firmly in place has been confirmed through an abundance of historical evidence.
A Country Will Thrive Only When Private Schools Take Action
Korea was able to rise up from the ashes of war and the misery of Japanese colonial times to achieve great economic prosperity, reaching the 12th or 13th position among the economies of the world. The power of education was hidden in the background, under the prosperity, which was focused on nurturing human resources as its top priority. Credit for such excellent human resources should long have been given to the private schools, established by well-wishers in the private sector. The ruling party and the government, however, seem to be intent on ruining the honor of private school foundations and on depriving schools of management rights, with the excuse of bad behavior of the part of said private schools.
It is surprising to discover that the Private School Law and the Revision of Education Law, created by the ruling Uri Party, are very similar to what the Korea Teachers Union has insisted upon to date. The framework of the two laws is based on reinforcing the dominance of the educational authorities over private schools and removing management rights from private school foundations, in turn passing them over to the School Operation Commission for elementary and secondary schools and to the College Council for universities and colleges. That is to say, they are presenting their case as a method to eliminate corruption in private school foundations, while their underlying intention is to take management rights away from school foundations, dominate schools, and impose their own ideology of education.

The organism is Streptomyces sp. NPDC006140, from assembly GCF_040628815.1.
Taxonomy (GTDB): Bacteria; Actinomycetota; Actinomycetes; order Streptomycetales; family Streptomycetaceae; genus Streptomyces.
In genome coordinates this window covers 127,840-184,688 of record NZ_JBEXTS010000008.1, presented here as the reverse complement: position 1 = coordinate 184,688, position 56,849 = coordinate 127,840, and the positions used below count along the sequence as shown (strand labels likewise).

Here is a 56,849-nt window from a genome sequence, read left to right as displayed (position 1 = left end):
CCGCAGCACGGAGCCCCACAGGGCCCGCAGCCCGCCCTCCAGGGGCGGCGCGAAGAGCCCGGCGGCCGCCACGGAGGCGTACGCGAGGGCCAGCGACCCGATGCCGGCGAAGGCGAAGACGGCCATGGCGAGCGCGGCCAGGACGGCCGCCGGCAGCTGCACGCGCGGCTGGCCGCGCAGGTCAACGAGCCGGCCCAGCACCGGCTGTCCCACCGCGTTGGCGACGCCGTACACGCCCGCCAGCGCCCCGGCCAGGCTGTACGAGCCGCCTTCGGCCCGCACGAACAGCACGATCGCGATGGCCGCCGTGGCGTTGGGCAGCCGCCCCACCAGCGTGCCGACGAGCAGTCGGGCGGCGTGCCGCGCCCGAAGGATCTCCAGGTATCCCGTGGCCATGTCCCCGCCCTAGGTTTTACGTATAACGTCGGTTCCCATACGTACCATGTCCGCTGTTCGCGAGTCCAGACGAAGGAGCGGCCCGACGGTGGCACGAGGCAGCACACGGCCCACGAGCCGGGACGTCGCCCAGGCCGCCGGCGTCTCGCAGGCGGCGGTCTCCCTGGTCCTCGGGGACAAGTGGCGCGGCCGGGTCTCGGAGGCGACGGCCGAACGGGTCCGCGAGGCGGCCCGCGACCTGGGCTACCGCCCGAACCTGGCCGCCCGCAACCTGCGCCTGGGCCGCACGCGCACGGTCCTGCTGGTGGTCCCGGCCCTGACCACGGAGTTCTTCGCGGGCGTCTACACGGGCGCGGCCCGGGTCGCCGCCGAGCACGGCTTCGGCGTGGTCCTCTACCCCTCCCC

People arguing for the revision of the Private School Law are exaggerating the corruption in a few private schools as something widely prevalent, claiming that private schools are all hotbeds of corruption and bad behavior. They state that the only reason private school corruption has not been eliminated is that authority lies with school foundation board members. They strongly insist, therefore, that the rights of the boards be dispersed.
However, the current law and system is sufficient to punish people who are
responsible for corruption in private schools, and there is a system under which
even a temporary director can be sent to take over management. At this very
moment, several private school managers are under investigation due to the suspicion
of probable corruption. One corrupt private school has actually been closed.
Strict execution of the law will effectively get rid of private school corruption.
The management of private schools must do everything possible to remove any doubts about personnel management through honest and open recruiting. In addition, they have to make accounting processes transparent by disclosing budgets and settlements in detail. Some private school management definitely makes a greater effort to realize this.
However, some radical activists are disclosing their ambitious intention to take away all management rights of private schools, placing even sound and healthy private schools in chains, using the corruption in a small number of private schools as an excuse. It is definitely a crisis for all private schools. Private school operators, who have silently laid the foundation for the development of Korean education against all adversity, and without asking for credit, must stand together and take to the streets, if necessary. They must affirm their position?to close schools?when the Revised Private School Law is passed in the National Assembly. This is the painful outcry of people who have dedicated their lives to the development of private schools.